A friend of mine, Karen, is a highly respected professional in the home-furnishings business. Her husband is an equally big name in the communications field. They have two small sons.

Whenever Karen is at a home-furnishings industry event, everyone pays deference to her. She’s a Very Important Person in that world. Her colleagues at conventions jostle for position just to be seen casually chatting with her and, they hope, be photographed rubbing elbows with her for industry bibles like Home Furnishings Executive and Furniture World.

Yet, Karen complains, when she accompanies her husband to communications functions, she might as well be a nobody. When she takes her kids to school functions, she’s just another mum. She once asked me, ‘Leil, how can I stand out from the crowd so people who don’t know me will approach me and at least assume I’m an interesting person?’ The techniques in this section accomplish precisely that. When you use the next nine techniques, you will come across as a special person to everyone you meet. You will stand out as a Somebody in whatever crowd you find yourself in, even if it’s not your crowd.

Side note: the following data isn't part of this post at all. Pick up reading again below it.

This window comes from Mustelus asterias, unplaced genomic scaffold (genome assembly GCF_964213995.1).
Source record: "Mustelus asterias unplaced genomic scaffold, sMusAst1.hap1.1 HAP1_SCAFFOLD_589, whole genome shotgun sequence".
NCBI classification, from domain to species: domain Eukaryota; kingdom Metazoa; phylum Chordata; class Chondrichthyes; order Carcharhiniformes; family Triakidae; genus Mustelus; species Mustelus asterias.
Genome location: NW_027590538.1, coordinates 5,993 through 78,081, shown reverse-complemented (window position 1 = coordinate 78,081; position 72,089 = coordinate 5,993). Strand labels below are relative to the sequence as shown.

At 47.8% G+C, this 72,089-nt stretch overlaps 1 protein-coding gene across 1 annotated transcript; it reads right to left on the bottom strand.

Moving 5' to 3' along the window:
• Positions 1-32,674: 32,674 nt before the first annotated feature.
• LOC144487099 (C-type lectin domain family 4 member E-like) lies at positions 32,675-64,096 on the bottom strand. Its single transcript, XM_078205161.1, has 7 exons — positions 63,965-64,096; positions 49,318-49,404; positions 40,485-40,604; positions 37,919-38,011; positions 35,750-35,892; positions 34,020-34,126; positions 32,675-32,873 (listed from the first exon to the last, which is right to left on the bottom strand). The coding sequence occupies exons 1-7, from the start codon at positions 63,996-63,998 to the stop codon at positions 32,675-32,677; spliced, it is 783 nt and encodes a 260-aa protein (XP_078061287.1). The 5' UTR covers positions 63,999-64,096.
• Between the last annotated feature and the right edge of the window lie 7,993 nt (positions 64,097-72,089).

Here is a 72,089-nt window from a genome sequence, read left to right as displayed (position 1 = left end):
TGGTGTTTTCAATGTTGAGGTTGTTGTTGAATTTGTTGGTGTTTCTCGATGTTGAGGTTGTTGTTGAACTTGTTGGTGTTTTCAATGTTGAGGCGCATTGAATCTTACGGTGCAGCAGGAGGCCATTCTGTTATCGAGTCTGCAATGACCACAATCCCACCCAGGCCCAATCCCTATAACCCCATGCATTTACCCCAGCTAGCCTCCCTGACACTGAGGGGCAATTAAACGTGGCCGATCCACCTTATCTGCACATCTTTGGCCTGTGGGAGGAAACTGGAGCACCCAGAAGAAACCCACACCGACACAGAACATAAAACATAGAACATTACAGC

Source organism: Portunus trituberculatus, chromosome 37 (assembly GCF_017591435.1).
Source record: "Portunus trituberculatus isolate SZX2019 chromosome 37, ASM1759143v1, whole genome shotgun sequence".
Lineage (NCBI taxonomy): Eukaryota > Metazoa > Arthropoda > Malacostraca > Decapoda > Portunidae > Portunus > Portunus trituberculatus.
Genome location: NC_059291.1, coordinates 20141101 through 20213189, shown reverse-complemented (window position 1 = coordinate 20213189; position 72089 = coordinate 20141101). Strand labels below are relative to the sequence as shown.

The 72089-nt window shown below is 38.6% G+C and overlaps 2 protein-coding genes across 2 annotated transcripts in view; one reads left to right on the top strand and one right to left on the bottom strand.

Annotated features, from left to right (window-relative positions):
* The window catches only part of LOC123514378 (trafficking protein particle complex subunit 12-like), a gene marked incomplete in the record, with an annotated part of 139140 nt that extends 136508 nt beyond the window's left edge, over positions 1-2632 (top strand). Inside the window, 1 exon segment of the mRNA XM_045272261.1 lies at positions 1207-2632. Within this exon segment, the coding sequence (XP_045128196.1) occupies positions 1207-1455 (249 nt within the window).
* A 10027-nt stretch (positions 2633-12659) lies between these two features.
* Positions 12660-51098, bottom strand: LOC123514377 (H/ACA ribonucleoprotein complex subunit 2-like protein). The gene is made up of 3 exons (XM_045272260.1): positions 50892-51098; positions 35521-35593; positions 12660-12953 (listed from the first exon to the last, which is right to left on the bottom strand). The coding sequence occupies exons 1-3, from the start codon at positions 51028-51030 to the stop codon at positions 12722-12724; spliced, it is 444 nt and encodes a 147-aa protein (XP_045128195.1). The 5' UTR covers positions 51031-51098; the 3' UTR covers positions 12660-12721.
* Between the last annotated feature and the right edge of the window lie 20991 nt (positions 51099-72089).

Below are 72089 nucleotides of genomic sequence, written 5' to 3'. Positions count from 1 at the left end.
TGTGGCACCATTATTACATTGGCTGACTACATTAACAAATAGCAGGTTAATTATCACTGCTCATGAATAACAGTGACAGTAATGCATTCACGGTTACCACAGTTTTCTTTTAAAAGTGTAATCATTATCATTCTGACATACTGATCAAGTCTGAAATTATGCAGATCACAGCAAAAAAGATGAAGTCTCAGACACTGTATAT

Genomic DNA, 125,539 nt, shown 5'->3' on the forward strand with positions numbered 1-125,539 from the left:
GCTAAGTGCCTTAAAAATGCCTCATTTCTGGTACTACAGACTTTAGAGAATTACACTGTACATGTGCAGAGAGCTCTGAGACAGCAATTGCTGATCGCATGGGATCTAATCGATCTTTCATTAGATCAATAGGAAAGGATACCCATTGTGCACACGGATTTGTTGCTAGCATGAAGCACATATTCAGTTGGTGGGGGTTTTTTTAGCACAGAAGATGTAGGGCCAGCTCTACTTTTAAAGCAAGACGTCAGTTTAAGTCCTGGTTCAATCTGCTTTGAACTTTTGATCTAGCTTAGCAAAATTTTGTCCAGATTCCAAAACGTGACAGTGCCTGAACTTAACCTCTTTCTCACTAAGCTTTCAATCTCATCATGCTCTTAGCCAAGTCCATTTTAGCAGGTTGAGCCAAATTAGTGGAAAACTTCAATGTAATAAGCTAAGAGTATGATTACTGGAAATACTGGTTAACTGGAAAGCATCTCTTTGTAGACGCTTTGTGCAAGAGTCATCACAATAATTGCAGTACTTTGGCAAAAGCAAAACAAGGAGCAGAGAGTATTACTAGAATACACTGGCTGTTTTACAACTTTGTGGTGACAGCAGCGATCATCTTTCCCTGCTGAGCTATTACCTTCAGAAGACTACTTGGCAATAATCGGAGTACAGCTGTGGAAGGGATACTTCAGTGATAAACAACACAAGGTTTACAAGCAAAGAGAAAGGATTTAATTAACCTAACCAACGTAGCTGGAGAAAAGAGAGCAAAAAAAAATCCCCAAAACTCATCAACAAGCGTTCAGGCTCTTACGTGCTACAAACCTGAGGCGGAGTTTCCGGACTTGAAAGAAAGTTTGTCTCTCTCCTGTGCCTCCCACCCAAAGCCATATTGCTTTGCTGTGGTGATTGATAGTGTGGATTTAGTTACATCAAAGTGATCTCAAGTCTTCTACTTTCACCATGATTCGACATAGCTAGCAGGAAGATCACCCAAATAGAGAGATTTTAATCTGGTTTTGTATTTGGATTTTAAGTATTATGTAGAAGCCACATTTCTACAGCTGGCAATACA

Let’s start with your smile.

Smile quick? or smile special?

In 1936, one of Dale Carnegie’s six musts in How to Win Friends and Influence People was SMILE! His edict has been echoed each decade by practically every communications guru who ever put pen to paper or mouth to microphone. However, at the turn of the millennium, it’s high time we re-examine the role of the smile in high-level human relations. When you dig deeper into Dale’s dictum, you’ll find a 1936 quick smile doesn’t always work. Especially nowadays.

The old-fashioned instant grin carries no weight with today’s sophisticated crowd. Look at world leaders, negotiators, and corporate giants. Not a smiling sycophant among them. Key Players in all walks of life enrich their smile so, when it does erupt, it has more potency and the world smiles with them.